Community rallies in support of Driehoek families
An outpouring of support has been felt around the whole country for the children affected by the tragedy at Driehoek High School on 1 February 2019. The tragedy touched the hearts of all South Africans and moved many to act by contributing either financially or with their talents. Roydon Olckers, one of the teenagers killed in the walkway collapse, has been nominated for a prestigious bravery award by the Government. Though he feels honoured, he’s always thought of his son as a hero, says Donovan Olckers, father of Roydon Olckers. Roydon, aged 17, was in matric at Driehoek and saved the lives of two Grade 8 learners when the first-storey concrete walkway collapsed. He’s now been nominated for the Order of Mendi for Bravery, which is a national honour awarded by the Government.
On 1 February 2019, when the walkway collapsed, Roydon shoved Caitelin Harris and Denise Fourie aside, they’d been walking under the walkway when he realised it was about to collapse. Moments later the walkway gave way. Roydon died on the scene. The tragedy claimed the lives of four pupils, as well as injuring 20 others.
Dr Dewald Venter, a senior lecturer in tourism management and a graduate of Hoërskool Driehoek, said the tragedy at his alma mater affected him deeply. He lives in Vanderbiljpark in the Vaal Triangle where the school is located. "As someone who researches military heritage and as a writer I work closely with former and current members of the armed forces. Their stories of heroism, heartache and hope reminded me of Roydon’s selfless act. I’m familiar with the Order of Mendi and its stringent requirements. I believe we owe it to Roydon to honour him for his selflessness and love for his fellow humans."
The Presidency awards the honour to South Africans for exceptional acts of bravery, such as placing their own lives in danger or who’ve lost their lives in an attempt to save another’s life or property, in our outside South Africa. The order is named after the SS Mendi, a South African steamship that went down during World War 1 with 600 black soldiers as well as several white officers on board. The soldiers had been underway to France to assist British forces. The ship sank in the English Channel near the Isle of Wight after it collided with another ship on 21 February 1917.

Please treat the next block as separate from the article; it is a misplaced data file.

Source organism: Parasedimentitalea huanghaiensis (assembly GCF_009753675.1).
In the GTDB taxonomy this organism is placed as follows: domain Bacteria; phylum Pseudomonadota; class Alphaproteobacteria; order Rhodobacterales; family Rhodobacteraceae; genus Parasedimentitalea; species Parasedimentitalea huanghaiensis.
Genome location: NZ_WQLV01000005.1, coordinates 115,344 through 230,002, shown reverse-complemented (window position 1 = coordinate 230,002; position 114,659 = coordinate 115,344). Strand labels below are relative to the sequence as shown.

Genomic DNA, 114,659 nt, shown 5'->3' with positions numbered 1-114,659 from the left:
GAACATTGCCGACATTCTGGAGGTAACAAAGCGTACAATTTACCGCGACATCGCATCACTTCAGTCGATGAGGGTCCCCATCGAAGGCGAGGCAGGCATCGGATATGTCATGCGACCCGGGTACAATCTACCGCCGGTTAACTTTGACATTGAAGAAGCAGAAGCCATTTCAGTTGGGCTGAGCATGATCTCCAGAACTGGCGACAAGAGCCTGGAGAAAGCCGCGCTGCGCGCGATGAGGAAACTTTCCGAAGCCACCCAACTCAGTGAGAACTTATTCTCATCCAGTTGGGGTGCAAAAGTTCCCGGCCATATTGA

Donovan says he met the girls Roydon saved. "A counsellor asked if I’d come to pray with them. I did, because I wanted to help bring them healing." He says Dewald let him know first that he wants to nominate Roydon for the order. "I’m grateful he let me know and he has my blessing. In my eyes, Roydon’s always been a hero. Everyone who knew him will tell you he was a special laaitie [boy] who brought joy and laughter everywhere he went. "He wasn’t perfect, like anybody, he had faults."
Hein Knoetzé, headmaster of Hoërskool Driehoek, says he’s aware of the nomination. "Everything at school is still upside-down – I haven’t had a chance to even think about it or talk to the two girls," he says. "But I think it’d be good to honour Roydon. I’m glad that something positive can come out of this tragedy."
Following the Hoërskool Driehoek tragedy at the beginning of February 2019, Jacaranda FM’s Breakfast with Martin Bester asked their listeners to help the victims and their families. The response was overwhelming: To date, listeners and Good Moning Angels have helped collect more than R2 million to this cause.
On Friday, 1 February 2019, the country was shocked by the news of a walkway collapse at Hoërskool Driehoek in Vanderbijlpark as the children were leaving the morning assembly to go to their classrooms. Three pupils: Roydon Olckers, Jandré Steyn and Marli Currie died at the scene, with a fourth, Marnus Nagel perishing from his injuries two days later. Twenty children were still being treated in various hospitals around Gauteng for severe injuries when the campaign started.